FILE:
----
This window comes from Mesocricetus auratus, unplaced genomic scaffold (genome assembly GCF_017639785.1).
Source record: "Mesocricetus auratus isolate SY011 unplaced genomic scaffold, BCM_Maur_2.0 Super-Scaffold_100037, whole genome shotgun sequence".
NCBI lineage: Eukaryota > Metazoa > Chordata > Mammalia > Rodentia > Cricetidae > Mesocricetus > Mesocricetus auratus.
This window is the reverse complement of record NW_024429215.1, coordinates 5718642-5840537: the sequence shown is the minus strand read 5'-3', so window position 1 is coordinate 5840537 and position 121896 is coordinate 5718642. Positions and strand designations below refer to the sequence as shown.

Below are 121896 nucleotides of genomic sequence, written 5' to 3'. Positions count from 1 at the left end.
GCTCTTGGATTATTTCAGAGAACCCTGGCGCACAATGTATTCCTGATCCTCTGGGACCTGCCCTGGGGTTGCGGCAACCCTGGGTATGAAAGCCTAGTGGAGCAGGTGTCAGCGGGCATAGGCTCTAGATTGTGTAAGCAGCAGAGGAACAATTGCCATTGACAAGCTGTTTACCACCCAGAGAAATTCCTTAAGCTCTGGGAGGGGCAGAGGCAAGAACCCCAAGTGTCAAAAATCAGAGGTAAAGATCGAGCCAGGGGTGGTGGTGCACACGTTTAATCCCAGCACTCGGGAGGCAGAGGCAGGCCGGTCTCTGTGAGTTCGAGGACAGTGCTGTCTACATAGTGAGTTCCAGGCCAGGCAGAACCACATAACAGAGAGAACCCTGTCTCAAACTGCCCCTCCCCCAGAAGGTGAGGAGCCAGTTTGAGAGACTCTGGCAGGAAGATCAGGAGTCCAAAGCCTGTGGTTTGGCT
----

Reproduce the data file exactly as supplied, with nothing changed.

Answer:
This window comes from Mesocricetus auratus, unplaced genomic scaffold (genome assembly GCF_017639785.1).
Source record: "Mesocricetus auratus isolate SY011 unplaced genomic scaffold, BCM_Maur_2.0 Super-Scaffold_100037, whole genome shotgun sequence".
NCBI lineage: Eukaryota > Metazoa > Chordata > Mammalia > Rodentia > Cricetidae > Mesocricetus > Mesocricetus auratus.
This window is the reverse complement of record NW_024429215.1, coordinates 5718642-5840537: the sequence shown is the minus strand read 5'-3', so window position 1 is coordinate 5840537 and position 121896 is coordinate 5718642. Positions and strand designations below refer to the sequence as shown.

Below are 121896 nucleotides of genomic sequence, written 5' to 3'. Positions count from 1 at the left end.
GCTCTTGGATTATTTCAGAGAACCCTGGCGCACAATGTATTCCTGATCCTCTGGGACCTGCCCTGGGGTTGCGGCAACCCTGGGTATGAAAGCCTAGTGGAGCAGGTGTCAGCGGGCATAGGCTCTAGATTGTGTAAGCAGCAGAGGAACAATTGCCATTGACAAGCTGTTTACCACCCAGAGAAATTCCTTAAGCTCTGGGAGGGGCAGAGGCAAGAACCCCAAGTGTCAAAAATCAGAGGTAAAGATCGAGCCAGGGGTGGTGGTGCACACGTTTAATCCCAGCACTCGGGAGGCAGAGGCAGGCCGGTCTCTGTGAGTTCGAGGACAGTGCTGTCTACATAGTGAGTTCCAGGCCAGGCAGAACCACATAACAGAGAGAACCCTGTCTCAAACTGCCCCTCCCCCAGAAGGTGAGGAGCCAGTTTGAGAGACTCTGGCAGGAAGATCAGGAGTCCAAAGCCTGTGGTTTGGCT